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        authoriality writing its authorship
gary e. davis

March 20, 2016

part 5 of 8

     
     



On the one hand, there is the author who finds herself drawn into what readers expect. The authorship may be brought by a reader against the grain of the evolving authoriality. Publishing pseudonymously is useful, but should be an option that the author doesn’t feel forced onto her authoriality. On the other hand, the authoriality commonly seeks to be known as the authorship that is known, playing into that, book to book, not because that’s compelled by the market. On the one hand, J. D. Sallinger withdrew from publishing (but legendarily continued to write without intent to publish). On the other hand, Henry Miller, Phillip Roth, Normal Mailer, and Gore Vidal couldn’t get enough of their franchise. William Carlos Williams was a physician; Wallace Stevens an insurance executive.

Yet, the most important difference here is that the author works within her authorship with manifold differences between the voice of the authorship and voices of narrative episodes, characters, stances of characters relative to scenes, other characters, story eras, and authorial venturing. Quoting oneself can be s/p-differential. A narrator quoting a character is doing what? How much narrative echoing of authorial influences is involved in readerly claiming of authorial allusion by the “unwitting” narrator?

An auratic resonance exists in creative process among all of these elements within a given authorship set up by an authoriality, as the authorship in turn sets forth narrative that sets up the story, as the story in turn sets forth characterization that is set up into scenes that in turn set forth implicatures that set up suspense, indecision, anguish, elation, or heartbreak.

[I don’t intend to dwell soon with Heidegger, but the difference between setting forth: being—like individuating across time—and setting up: getting to being, presentation—the resultant individuality “here” with you or reflecting oneself as “me”—is an axial difference for his sense of the “essence of truth,” which belongs to that existing, generative difference, or liminality, of being; e.g., living a life (deeply backgrounded being) across eras of one’s life (broadly representable being): being of and in lifeworlds: we, the alive. Accordingly, any presence (here) has its genealogy; any action (observable) has its twofold definition; anyone has their self-concealing presence; overt phenomenality has its aura (potentially); creativity has its performative process; conceptuality has its generativity; artistry has its art (working into the artwork).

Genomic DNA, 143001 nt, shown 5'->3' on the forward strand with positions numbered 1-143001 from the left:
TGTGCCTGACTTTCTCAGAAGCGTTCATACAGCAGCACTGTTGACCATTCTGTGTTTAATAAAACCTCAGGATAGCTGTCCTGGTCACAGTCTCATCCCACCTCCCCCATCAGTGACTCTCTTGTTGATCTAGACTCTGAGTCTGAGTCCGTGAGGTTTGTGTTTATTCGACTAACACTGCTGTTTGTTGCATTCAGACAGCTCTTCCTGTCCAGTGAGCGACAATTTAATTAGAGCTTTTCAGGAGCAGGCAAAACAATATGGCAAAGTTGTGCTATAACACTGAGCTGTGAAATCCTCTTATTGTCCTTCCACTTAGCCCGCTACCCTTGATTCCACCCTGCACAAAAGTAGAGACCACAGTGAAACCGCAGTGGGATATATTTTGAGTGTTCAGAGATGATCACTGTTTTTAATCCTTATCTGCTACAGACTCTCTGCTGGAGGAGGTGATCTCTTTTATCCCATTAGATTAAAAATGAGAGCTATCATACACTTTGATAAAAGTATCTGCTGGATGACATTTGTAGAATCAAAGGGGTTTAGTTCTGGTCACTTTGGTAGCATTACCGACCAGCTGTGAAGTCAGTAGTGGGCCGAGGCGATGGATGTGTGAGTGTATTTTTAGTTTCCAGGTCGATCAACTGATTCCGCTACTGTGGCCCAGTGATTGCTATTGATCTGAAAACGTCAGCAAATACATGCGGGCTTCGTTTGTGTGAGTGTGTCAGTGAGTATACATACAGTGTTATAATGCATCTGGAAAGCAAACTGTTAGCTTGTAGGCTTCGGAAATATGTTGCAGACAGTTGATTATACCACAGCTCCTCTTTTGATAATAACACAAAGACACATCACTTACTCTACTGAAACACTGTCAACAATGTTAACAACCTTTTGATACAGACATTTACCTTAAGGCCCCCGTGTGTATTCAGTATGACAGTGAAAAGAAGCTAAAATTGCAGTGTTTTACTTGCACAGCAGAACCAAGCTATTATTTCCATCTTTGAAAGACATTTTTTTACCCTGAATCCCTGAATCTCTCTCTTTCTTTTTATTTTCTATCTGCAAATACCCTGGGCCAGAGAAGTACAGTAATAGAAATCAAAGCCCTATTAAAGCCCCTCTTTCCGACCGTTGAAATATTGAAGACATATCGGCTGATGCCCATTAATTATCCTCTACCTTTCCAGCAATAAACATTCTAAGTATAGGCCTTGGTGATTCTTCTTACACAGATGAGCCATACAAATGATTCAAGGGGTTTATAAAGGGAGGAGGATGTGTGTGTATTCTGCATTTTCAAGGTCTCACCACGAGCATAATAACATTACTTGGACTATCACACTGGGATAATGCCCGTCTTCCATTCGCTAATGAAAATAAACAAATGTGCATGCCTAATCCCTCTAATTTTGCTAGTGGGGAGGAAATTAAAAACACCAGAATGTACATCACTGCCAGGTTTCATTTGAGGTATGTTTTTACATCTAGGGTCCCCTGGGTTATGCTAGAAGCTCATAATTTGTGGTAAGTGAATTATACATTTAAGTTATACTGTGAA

The truth that we may seek to capture (make present) derives from the truth of the life.

That’s beyond and prior to the representational difference between concept and practice; or between epistemic that and how. Both presume the latent liminality of ontogeny (presencing), so to speak, and what’s “here”/ there.]

What’s going on with reader constellation of “authorial” (authorshipal) intention from so many narrative passages across one work? What’s the difference between construed authorship (which is all a reader ever gets from the text) and authoriality that sets up the reader’s textual horizon?